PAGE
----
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‘I went to a fertility clinic hoping to start my family and learned I had metastatic ovarian cancer’

GP Serena Whelan was devastated when cancer put an end to her hopes of having a biological child, but counts herself lucky that her wish to become a mother meant her diagnosis came in time for her to be treated successfully. She talks about the importance of visiting your doctor, having the BRCA gene and her hopes for a family through adoption

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Dr Serena Whelan, who beat ovarian cancer, works at NUI Galway. Photo: Ray Ryan.

Dr Serena Whelan, who beat ovarian cancer, works at NUI Galway. Photo: Ray Ryan.

Dr Serena Whelan is encouraging women to get any potential symptoms checked out

Dr Serena Whelan is encouraging women to get any potential symptoms checked out

Dr Serena Whelan and her husband Fergus have looked at adoption

Dr Serena Whelan and her husband Fergus have looked at adoption

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Dr Serena Whelan, who beat ovarian cancer, works at NUI Galway. Photo: Ray Ryan.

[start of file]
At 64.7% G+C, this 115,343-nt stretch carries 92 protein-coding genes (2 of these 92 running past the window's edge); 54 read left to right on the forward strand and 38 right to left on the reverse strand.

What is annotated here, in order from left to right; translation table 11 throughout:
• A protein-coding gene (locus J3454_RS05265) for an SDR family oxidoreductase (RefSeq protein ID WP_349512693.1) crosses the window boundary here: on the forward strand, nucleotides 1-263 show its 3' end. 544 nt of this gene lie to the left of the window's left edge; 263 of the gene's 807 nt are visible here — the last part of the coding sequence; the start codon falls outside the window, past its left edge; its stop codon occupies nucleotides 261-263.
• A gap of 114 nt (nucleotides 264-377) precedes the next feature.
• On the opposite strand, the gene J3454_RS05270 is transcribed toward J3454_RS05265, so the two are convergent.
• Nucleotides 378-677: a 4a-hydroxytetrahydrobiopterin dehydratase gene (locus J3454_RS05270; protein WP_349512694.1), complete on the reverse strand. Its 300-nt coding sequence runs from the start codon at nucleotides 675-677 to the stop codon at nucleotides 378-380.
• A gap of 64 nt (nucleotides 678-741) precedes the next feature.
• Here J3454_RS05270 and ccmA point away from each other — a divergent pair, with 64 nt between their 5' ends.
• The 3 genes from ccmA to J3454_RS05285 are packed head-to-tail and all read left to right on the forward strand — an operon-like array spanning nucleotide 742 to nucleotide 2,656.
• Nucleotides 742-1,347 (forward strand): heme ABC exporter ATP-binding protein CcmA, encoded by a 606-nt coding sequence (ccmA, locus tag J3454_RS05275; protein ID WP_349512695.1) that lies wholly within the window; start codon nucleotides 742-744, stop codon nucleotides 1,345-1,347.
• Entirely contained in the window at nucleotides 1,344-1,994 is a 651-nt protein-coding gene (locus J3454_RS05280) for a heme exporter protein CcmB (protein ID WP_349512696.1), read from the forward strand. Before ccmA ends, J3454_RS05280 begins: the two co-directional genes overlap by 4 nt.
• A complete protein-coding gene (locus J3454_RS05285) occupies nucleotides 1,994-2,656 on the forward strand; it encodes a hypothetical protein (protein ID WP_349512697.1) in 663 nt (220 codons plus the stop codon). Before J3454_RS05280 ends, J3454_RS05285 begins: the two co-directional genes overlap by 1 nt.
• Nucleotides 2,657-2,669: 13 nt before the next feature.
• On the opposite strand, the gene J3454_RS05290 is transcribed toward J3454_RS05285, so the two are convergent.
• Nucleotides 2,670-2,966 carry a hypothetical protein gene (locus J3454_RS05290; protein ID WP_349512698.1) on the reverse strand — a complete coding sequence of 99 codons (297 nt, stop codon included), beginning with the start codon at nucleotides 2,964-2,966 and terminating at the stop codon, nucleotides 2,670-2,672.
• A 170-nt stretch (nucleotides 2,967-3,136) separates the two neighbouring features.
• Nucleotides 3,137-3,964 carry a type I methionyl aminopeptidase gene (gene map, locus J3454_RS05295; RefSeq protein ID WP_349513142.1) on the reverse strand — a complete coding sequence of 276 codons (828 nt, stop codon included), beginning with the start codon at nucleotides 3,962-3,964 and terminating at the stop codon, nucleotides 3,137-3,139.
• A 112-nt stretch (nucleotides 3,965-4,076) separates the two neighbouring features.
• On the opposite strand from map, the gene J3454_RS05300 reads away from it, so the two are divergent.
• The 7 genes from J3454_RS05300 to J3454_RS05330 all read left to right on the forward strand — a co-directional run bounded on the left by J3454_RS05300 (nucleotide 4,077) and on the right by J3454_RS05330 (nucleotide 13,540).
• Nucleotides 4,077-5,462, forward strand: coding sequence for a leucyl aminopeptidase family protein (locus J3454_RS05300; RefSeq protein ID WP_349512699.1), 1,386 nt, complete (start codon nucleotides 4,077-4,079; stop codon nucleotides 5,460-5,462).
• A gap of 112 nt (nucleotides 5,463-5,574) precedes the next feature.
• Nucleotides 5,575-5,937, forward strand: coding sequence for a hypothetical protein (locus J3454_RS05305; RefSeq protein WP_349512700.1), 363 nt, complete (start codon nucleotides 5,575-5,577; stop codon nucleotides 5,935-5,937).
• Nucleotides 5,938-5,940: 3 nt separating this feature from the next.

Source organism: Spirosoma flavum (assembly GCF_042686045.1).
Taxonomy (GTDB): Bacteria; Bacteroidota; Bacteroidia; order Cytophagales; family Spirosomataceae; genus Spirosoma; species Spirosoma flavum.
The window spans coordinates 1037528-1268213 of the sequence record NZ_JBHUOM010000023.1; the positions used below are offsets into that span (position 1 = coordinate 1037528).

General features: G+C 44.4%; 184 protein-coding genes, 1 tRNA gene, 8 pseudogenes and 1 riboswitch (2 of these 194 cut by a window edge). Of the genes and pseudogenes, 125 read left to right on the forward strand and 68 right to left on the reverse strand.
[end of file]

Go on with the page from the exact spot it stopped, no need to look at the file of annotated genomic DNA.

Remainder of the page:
Like many newlyweds, when Serena Whelan got married, she and her husband Fergus dreamed of having a family. But a year later, they were no closer to becoming parents and decided to visit a fertility clinic. This decision proved to be a double-edged sword as they discovered that she would not become pregnant and, even more shockingly, actually had ovarian cancer and would need treatment and surgery as a matter of urgency.

May 8 is Ovarian Cancer Awareness Day and the 38-year-old is keen to share her story so others realise the importance of seeking advice if they have any medical concerns whatsoever, as this disease is often dubbed a ‘silent killer’ due to its vague symptoms.


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